Speaking yesterday at the Sderot Conference for Society at the town's Sapir Academic College, Finance Minister Ehud Olmert said that Israel has never enjoyed a period of political stability long enough to enable in-depth discussions about the state budget.
"The political instability in Israel is an obstacle to transparency and also prevents serious discussion of the state budget, and that is also the fate of the 2006 budget, discussion of which was cut off by the early Knesset elections," Olmert said before being booed off the stage and out of the hall by the catcalls of several female retirees.
Olmert said the budget was debated in two cabinet meetings at most. "Each minister gets a picture of the situation in his or her own area of responsibility, and immediately afterward a fight breaks out in which every minister attempts to obtain a budget increase for his ministry ... it all looks like a missed opportunity," Olmert admitted.
Yossi Rosen, CEO of the Israel Corporation echoed Olmert's criticism of the cabinet's deliberations over the state budget.
"The debate over the state budget is carried out in a shallow and rushed manner," Rosen said. "On a subject as important as the national budget, the government of Israel begins discussions only at the end of the summer. In the Knesset, each faction battles over its own pound of flesh, while the treasurer and his clerks find themselves maneuvering among the various interests. Questions about long-term planning are forgotten," Rosen said. He said that as a result, the budgets division of the Finance Ministry has become too strong and does not receive sufficient oversight.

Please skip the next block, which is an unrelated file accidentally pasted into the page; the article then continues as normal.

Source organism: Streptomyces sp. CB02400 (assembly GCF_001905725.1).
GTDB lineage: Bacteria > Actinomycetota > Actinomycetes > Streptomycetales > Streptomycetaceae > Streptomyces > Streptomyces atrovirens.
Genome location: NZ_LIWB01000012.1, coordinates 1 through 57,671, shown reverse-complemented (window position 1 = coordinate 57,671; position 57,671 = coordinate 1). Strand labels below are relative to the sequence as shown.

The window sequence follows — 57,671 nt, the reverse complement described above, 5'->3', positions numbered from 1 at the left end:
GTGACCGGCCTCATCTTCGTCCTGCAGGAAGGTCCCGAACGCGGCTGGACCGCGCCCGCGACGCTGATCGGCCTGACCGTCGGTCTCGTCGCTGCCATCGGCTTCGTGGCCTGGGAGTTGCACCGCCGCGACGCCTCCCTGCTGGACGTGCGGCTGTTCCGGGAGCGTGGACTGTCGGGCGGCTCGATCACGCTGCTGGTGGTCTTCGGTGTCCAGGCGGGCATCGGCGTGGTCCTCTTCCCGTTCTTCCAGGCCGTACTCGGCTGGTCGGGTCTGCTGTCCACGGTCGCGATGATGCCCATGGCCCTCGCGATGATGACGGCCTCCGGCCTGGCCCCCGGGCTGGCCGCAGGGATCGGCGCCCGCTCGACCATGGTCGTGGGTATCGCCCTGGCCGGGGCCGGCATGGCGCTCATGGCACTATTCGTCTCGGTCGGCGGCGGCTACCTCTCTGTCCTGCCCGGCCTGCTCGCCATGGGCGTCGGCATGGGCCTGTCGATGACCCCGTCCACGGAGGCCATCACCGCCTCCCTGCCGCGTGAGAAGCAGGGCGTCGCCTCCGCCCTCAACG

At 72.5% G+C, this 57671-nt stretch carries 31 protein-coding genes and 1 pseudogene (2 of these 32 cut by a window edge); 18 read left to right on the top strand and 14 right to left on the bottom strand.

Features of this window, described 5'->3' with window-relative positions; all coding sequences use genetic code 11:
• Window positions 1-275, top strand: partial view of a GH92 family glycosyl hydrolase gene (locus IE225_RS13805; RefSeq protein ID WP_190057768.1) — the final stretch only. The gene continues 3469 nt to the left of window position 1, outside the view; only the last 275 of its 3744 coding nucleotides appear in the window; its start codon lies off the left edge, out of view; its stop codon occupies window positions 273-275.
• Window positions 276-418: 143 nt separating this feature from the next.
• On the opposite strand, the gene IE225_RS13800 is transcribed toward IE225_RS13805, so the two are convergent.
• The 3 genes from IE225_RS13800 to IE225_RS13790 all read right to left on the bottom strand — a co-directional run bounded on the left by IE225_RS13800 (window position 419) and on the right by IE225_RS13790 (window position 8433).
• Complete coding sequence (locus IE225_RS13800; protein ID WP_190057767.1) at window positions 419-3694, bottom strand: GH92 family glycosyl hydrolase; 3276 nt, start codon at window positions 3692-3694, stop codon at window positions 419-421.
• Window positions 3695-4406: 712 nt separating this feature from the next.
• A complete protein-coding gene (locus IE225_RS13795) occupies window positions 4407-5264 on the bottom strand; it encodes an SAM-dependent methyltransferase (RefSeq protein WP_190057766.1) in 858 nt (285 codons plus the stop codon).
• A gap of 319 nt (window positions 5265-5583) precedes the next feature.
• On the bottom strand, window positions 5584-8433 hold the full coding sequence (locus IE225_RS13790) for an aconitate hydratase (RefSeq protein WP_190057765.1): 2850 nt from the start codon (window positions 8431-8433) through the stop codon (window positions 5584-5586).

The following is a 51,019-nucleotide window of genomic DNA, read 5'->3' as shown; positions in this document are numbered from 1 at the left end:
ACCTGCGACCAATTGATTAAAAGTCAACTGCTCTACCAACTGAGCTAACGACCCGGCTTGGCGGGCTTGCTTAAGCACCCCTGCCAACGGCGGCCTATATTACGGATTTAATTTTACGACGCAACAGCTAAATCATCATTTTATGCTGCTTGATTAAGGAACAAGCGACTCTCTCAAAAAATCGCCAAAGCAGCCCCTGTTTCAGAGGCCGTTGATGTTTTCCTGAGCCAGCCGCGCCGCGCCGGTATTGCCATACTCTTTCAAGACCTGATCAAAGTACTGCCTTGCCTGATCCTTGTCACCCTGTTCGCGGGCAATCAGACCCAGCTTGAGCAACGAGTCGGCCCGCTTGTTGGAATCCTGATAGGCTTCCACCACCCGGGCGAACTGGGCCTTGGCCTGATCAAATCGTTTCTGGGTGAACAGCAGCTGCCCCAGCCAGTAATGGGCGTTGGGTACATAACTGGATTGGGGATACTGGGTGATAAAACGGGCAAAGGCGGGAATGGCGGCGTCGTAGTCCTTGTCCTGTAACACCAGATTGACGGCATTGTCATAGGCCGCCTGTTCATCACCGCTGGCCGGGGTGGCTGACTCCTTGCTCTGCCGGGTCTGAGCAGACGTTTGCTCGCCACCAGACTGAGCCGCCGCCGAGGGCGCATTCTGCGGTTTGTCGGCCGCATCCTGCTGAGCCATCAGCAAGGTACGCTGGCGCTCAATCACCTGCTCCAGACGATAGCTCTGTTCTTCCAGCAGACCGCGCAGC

According to Rosen, the lack of long-term budgetary and economic planning is the reason that, for example, there is still no infrastructure for subways in the country's major cities. The country's water supply is similarly without a long-term plan, and as a result the importation of water from Turkey and the construction of desalination plants have been discussed for years but with little to show for it.
Also addressing the conference, Raviv Sobol of the treasury defended the government's privatization policy. "The government's ability to administer social programs is limited, so this should be passed on to public and private bodies," he said. He gave as an example the privatization of residences for the mentally retarded and said that schools and hospitals should also be privatized.
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